IEPs, EKGs, pre-ops and pre-school

12 08 2009

I finally figured out how to use RSS feeds and it’s great stuff!  My brain is so off right now. Thank God for Google making everything easier.

The pre-op appt with my primary care doctor went fine yesterday.  My pulse was high (105) which is normal for me.  My BP was so low the machine couldn’t read it, which is normal for me.  I weighed in at 129 lbs which is NOT NORMAL for me.  That’s about 10 lbs heavier than normal.  My EKG was fine and just showed the high pulse – which was normal for me.  So, the only thing that was worrisome is my weight and that’s probably from the endo and the fibroma that the ultrasound tech inflamed.  Dr. H said she’d send all her recommendations to the surgeon and said that I may need to spend some extra time on IV antibiotics just so we don’t have to worry about endocarditis.   My mom had endocarditis last year and that was SCARY.

This morning I walked out of the bedroom – in freaking huge amounts of pain – in search of coffee before the kids got up.  All the kids were up though – and both boys immediately said “Alyssa is stealing food and it’s all under the couch.”  She had eaten 3 peanut and granola bars, a box of raisins, and hidden several other granola bars and snacks under the couch.  She not only had the evidence all over her and caked in her teeth, but told me that she did not do it – that it was Ethan who did it all.  LJ said “that’s a lie.  She was trying to force Ethan to eat some raisins.”  I checked E out and he had minty fresh toothpaste breath and so did LJ.  Grrrrr….

None of us got much sleep last night due to the storms and power outages so everyone was cranky this morning.  E just got sent back to bed for throwing the mother of all tantrums, of all things, so I’m thinking I’m going to take a nap too.  It was so adorable last night.  I walked in with the flashlight to check on the babies and Alyssa had shot straight up out of bed.  She says in her little pumpkin voice “Mommy, I’m scared of lightning.”  She came out to the couch and laid down in between me and Shaun and went right to sleep.  She had her head on Daddy’s lap and her feet snuggled up to Mommy and apparently that’s all it takes to make lightning irrelevant.  I held the flashlight in between my knees and kept crocheting.  I finished another washcloth and have been working on some dish towels to match.  When the power came back on, we were able to get A back to bed and I was able to go to bed too.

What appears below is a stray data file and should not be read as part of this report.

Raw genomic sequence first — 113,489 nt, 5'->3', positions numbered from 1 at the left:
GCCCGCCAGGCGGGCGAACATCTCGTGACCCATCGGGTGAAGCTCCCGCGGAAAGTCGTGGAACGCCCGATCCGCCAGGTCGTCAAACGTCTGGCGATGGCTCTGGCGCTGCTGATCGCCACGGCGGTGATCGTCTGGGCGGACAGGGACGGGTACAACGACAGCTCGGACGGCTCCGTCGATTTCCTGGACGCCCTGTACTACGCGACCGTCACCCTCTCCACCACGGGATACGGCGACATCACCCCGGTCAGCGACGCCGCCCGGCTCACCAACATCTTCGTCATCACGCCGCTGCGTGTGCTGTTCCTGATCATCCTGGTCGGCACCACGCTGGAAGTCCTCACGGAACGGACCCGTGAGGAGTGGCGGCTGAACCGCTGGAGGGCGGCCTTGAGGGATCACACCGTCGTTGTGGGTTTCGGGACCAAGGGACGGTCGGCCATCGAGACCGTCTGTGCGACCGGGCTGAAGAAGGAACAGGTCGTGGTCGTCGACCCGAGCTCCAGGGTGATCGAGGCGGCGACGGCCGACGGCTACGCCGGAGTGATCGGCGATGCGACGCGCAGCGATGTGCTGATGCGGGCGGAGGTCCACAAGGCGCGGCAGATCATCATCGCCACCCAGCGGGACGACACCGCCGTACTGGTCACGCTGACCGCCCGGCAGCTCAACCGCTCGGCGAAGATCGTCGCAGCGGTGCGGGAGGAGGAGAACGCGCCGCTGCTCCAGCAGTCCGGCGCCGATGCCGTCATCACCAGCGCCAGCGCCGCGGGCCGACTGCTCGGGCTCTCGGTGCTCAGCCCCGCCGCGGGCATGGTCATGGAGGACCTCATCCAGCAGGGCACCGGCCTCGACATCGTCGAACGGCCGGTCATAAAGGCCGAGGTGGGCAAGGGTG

So, this morning I had to go meet with the school because they were offering food as rewards in her classroom and had basically told me I couldn’t regulate what she ate there.  I was going to let it go yesterday, but she’s not acting with her brain right now.  This is pure instinct.  I spoke with the school vice principal and it went so well.  Not only can I regulate her diet, I can VERY specifically regulate it.  We have an IEP (individual education plan) set up for Monday so that the school psychologist, the counselor, the principal and vice principal and her teachers all agree – in writing – to meet certain goals.  I also let the vp know that I didn’t think the teachers and lunch room manager had taken me seriously when I talked to them last week.  She HAS to be watched at all times.  We are under a 24/7 safety plan with her because she self-harms.  If she can’t stuff her face, she pulls out hair and cuts herself.  She lies like she breathes and people fall all over themselves to give her things.